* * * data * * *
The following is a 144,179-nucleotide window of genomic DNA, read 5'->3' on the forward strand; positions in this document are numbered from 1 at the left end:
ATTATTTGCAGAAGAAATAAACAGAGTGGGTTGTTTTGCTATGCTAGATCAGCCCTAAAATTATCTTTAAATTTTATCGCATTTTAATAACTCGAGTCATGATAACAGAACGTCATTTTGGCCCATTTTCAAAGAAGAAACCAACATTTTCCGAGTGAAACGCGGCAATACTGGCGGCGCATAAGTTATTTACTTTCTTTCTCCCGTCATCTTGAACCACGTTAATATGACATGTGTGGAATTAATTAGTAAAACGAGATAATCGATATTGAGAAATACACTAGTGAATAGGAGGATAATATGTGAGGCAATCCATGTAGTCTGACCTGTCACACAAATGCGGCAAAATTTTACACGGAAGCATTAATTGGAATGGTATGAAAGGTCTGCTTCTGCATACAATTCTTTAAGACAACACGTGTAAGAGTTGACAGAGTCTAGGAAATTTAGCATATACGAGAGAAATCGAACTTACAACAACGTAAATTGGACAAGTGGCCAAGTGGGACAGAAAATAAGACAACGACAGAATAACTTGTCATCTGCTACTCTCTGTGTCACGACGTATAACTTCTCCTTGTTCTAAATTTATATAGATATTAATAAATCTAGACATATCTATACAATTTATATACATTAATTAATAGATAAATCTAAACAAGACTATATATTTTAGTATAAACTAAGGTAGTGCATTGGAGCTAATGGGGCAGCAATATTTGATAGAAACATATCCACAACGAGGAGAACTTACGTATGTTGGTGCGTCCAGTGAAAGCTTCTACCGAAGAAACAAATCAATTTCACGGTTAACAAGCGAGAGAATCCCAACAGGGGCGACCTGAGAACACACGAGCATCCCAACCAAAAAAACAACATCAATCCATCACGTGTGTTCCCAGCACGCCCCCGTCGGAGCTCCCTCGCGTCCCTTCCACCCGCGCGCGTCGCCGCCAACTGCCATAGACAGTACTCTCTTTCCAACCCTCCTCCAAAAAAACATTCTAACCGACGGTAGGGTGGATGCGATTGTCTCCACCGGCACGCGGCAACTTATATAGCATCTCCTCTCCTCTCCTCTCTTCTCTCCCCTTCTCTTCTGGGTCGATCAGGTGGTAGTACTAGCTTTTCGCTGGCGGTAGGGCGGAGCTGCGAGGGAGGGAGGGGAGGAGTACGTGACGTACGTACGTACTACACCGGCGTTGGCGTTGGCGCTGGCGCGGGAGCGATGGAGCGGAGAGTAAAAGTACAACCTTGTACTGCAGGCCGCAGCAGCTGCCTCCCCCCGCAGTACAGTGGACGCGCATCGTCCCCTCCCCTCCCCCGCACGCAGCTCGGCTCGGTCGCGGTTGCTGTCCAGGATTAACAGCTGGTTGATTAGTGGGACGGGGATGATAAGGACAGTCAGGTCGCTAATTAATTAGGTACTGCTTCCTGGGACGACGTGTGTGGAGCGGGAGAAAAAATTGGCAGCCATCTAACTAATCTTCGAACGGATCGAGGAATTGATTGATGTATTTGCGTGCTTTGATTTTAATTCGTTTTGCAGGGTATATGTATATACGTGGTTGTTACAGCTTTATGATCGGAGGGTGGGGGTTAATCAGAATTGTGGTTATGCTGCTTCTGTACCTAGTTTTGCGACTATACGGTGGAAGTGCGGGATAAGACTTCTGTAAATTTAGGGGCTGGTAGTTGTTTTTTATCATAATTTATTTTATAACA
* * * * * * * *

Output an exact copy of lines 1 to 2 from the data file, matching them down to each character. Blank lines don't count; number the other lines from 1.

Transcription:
The following is a 144,179-nucleotide window of genomic DNA, read 5'->3' on the forward strand; positions in this document are numbered from 1 at the left end:
ATTATTTGCAGAAGAAATAAACAGAGTGGGTTGTTTTGCTATGCTAGATCAGCCCTAAAATTATCTTTAAATTTTATCGCATTTTAATAACTCGAGTCATGATAACAGAACGTCATTTTGGCCCATTTTCAAAGAAGAAACCAACATTTTCCGAGTGAAACGCGGCAATACTGGCGGCGCATAAGTTATTTACTTTCTTTCTCCCGTCATCTTGAACCACGTTAATATGACATGTGTGGAATTAATTAGTAAAACGAGATAATCGATATTGAGAAATACACTAGTGAATAGGAGGATAATATGTGAGGCAATCCATGTAGTCTGACCTGTCACACAAATGCGGCAAAATTTTACACGGAAGCATTAATTGGAATGGTATGAAAGGTCTGCTTCTGCATACAATTCTTTAAGACAACACGTGTAAGAGTTGACAGAGTCTAGGAAATTTAGCATATACGAGAGAAATCGAACTTACAACAACGTAAATTGGACAAGTGGCCAAGTGGGACAGAAAATAAGACAACGACAGAATAACTTGTCATCTGCTACTCTCTGTGTCACGACGTATAACTTCTCCTTGTTCTAAATTTATATAGATATTAATAAATCTAGACATATCTATACAATTTATATACATTAATTAATAGATAAATCTAAACAAGACTATATATTTTAGTATAAACTAAGGTAGTGCATTGGAGCTAATGGGGCAGCAATATTTGATAGAAACATATCCACAACGAGGAGAACTTACGTATGTTGGTGCGTCCAGTGAAAGCTTCTACCGAAGAAACAAATCAATTTCACGGTTAACAAGCGAGAGAATCCCAACAGGGGCGACCTGAGAACACACGAGCATCCCAACCAAAAAAACAACATCAATCCATCACGTGTGTTCCCAGCACGCCCCCGTCGGAGCTCCCTCGCGTCCCTTCCACCCGCGCGCGTCGCCGCCAACTGCCATAGACAGTACTCTCTTTCCAACCCTCCTCCAAAAAAACATTCTAACCGACGGTAGGGTGGATGCGATTGTCTCCACCGGCACGCGGCAACTTATATAGCATCTCCTCTCCTCTCCTCTCTTCTCTCCCCTTCTCTTCTGGGTCGATCAGGTGGTAGTACTAGCTTTTCGCTGGCGGTAGGGCGGAGCTGCGAGGGAGGGAGGGGAGGAGTACGTGACGTACGTACGTACTACACCGGCGTTGGCGTTGGCGCTGGCGCGGGAGCGATGGAGCGGAGAGTAAAAGTACAACCTTGTACTGCAGGCCGCAGCAGCTGCCTCCCCCCGCAGTACAGTGGACGCGCATCGTCCCCTCCCCTCCCCCGCACGCAGCTCGGCTCGGTCGCGGTTGCTGTCCAGGATTAACAGCTGGTTGATTAGTGGGACGGGGATGATAAGGACAGTCAGGTCGCTAATTAATTAGGTACTGCTTCCTGGGACGACGTGTGTGGAGCGGGAGAAAAAATTGGCAGCCATCTAACTAATCTTCGAACGGATCGAGGAATTGATTGATGTATTTGCGTGCTTTGATTTTAATTCGTTTTGCAGGGTATATGTATATACGTGGTTGTTACAGCTTTATGATCGGAGGGTGGGGGTTAATCAGAATTGTGGTTATGCTGCTTCTGTACCTAGTTTTGCGACTATACGGTGGAAGTGCGGGATAAGACTTCTGTAAATTTAGGGGCTGGTAGTTGTTTTTTATCATAATTTATTTTATAACA